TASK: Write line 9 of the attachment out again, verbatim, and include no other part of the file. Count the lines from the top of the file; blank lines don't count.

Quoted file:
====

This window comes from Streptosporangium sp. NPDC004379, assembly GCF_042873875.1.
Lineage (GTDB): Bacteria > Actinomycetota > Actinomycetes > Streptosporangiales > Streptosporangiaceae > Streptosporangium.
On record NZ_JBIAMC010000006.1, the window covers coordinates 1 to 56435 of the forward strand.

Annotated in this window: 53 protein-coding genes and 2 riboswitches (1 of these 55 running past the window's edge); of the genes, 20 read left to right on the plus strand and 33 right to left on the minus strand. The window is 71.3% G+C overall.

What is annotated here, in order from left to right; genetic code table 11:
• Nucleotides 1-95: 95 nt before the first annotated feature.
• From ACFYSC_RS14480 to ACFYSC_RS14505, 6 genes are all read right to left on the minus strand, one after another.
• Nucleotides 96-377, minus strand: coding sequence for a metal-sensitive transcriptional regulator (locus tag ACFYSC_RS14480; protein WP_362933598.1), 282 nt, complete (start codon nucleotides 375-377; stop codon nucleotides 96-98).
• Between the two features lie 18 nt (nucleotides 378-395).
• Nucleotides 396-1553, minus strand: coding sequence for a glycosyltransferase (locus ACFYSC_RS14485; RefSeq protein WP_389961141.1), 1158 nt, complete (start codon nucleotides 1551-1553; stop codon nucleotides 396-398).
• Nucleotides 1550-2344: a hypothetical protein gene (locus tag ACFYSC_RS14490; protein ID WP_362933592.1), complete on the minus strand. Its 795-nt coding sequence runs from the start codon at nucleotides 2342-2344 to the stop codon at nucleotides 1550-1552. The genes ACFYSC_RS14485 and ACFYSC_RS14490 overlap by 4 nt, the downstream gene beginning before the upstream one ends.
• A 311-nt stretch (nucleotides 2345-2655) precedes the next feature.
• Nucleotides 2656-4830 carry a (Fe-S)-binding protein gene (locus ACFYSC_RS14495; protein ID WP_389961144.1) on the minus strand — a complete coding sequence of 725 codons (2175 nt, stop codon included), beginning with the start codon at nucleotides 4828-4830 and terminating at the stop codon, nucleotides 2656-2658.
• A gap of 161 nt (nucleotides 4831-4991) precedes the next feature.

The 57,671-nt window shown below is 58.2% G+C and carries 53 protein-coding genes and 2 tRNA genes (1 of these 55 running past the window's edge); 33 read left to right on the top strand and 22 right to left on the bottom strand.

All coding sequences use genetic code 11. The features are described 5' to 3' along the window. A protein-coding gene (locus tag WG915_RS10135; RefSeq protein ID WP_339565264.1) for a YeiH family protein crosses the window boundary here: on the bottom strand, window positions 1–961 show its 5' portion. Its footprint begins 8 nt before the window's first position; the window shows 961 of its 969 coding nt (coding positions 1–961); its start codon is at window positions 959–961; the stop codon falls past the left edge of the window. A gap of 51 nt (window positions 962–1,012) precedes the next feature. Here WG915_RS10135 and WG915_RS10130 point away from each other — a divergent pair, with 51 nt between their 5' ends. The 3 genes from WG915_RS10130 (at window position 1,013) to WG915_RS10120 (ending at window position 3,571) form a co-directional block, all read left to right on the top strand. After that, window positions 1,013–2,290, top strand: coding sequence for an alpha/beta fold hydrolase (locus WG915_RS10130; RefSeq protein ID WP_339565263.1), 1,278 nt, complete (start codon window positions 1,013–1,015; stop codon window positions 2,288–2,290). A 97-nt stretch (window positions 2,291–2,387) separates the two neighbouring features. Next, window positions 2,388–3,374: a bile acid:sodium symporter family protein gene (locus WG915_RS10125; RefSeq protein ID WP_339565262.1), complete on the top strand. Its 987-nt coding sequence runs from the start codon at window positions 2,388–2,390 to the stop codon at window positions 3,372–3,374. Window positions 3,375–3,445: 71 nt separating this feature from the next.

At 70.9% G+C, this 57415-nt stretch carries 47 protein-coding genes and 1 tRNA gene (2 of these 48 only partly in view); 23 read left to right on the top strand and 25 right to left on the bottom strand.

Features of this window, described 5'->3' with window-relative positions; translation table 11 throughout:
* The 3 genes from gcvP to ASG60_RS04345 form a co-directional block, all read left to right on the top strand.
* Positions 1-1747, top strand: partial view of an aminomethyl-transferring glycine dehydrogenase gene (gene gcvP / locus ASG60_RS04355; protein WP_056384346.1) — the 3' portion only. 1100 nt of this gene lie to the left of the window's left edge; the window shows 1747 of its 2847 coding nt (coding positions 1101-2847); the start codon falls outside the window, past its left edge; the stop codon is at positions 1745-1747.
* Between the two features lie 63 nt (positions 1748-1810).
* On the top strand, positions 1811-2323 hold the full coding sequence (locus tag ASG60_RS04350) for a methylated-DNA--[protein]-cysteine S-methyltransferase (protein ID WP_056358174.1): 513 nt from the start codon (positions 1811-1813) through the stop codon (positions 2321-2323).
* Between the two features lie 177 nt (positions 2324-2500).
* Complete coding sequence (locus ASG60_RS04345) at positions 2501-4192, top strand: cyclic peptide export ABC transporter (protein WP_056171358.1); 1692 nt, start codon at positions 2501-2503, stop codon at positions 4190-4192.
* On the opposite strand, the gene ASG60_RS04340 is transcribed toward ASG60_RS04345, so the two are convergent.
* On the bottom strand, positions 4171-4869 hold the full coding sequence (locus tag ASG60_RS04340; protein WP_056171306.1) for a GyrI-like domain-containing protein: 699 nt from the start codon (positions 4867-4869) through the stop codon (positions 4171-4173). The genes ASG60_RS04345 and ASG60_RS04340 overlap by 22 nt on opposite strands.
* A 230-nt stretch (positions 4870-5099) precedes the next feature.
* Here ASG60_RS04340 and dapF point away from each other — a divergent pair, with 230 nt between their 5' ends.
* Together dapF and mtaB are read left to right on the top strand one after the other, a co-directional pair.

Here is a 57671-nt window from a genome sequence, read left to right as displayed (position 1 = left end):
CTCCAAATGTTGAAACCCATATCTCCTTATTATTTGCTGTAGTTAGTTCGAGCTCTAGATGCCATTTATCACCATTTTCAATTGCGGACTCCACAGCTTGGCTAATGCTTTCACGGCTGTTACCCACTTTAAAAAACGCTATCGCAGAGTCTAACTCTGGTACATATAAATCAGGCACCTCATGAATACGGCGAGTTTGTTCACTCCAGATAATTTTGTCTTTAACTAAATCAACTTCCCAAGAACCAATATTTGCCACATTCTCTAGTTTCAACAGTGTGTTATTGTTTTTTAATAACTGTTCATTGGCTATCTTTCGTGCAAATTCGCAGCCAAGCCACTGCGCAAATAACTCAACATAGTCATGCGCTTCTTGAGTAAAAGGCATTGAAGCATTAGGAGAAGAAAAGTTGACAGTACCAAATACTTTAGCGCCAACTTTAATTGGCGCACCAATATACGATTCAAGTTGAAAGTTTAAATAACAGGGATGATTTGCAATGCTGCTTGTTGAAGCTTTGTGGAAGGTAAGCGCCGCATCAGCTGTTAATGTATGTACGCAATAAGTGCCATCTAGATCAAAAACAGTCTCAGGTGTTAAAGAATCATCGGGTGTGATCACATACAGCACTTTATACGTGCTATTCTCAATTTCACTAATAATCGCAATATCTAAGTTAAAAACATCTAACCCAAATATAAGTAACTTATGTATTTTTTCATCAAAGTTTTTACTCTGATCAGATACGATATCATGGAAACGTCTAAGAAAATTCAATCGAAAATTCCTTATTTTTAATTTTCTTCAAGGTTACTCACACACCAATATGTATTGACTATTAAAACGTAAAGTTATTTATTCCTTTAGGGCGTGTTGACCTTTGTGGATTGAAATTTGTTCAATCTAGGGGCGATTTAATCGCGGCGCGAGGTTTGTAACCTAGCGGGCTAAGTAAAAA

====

• Between the two features lie 18 nt (nucleotides 378-395).